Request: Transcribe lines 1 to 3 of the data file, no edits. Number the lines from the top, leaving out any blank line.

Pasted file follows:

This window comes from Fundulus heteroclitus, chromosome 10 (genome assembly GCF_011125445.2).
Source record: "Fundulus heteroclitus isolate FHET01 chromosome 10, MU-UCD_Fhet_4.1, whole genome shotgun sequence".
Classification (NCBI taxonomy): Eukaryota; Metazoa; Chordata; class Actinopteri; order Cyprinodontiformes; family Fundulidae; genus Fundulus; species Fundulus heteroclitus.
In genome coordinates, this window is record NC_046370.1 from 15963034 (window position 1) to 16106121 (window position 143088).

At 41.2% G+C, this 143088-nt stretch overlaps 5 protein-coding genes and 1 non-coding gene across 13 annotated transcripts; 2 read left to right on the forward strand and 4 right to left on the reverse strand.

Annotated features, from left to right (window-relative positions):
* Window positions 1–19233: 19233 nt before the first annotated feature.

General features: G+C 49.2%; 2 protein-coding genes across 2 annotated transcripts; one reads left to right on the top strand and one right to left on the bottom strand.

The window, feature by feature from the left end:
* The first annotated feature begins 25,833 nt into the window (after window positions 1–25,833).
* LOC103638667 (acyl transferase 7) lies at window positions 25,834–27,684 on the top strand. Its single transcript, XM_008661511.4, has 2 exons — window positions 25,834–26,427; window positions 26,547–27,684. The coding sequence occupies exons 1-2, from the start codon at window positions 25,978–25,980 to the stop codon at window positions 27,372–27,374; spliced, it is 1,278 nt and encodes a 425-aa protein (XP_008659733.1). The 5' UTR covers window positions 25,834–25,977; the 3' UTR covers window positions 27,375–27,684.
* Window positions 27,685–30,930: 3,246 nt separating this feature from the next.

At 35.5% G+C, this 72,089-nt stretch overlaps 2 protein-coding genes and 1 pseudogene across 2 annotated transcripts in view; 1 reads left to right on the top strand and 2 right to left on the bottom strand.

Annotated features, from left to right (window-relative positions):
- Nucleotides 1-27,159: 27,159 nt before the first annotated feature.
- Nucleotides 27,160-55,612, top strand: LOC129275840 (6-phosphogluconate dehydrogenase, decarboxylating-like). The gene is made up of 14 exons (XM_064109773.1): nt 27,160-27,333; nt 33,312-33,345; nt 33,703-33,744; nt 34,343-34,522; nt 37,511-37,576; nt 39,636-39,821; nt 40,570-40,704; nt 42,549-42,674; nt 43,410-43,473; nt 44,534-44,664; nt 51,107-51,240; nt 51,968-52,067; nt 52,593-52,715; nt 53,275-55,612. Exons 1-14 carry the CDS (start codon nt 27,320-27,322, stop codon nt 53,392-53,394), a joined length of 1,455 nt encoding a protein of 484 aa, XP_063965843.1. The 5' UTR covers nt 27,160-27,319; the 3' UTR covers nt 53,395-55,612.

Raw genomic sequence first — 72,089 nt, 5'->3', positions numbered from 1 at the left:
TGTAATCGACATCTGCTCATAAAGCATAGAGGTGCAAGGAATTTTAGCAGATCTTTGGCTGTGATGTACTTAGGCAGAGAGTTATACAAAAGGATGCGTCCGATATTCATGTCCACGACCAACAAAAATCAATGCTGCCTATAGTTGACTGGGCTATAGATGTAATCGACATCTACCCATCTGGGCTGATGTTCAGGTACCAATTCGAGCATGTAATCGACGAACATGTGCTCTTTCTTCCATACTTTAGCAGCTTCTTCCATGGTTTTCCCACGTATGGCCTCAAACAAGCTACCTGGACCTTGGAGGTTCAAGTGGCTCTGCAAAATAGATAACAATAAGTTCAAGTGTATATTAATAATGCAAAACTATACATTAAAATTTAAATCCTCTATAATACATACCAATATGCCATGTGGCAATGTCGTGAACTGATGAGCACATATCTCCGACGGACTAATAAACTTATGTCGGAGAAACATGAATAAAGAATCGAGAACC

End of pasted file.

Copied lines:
This window comes from Fundulus heteroclitus, chromosome 10 (genome assembly GCF_011125445.2).
Source record: "Fundulus heteroclitus isolate FHET01 chromosome 10, MU-UCD_Fhet_4.1, whole genome shotgun sequence".
Classification (NCBI taxonomy): Eukaryota; Metazoa; Chordata; class Actinopteri; order Cyprinodontiformes; family Fundulidae; genus Fundulus; species Fundulus heteroclitus.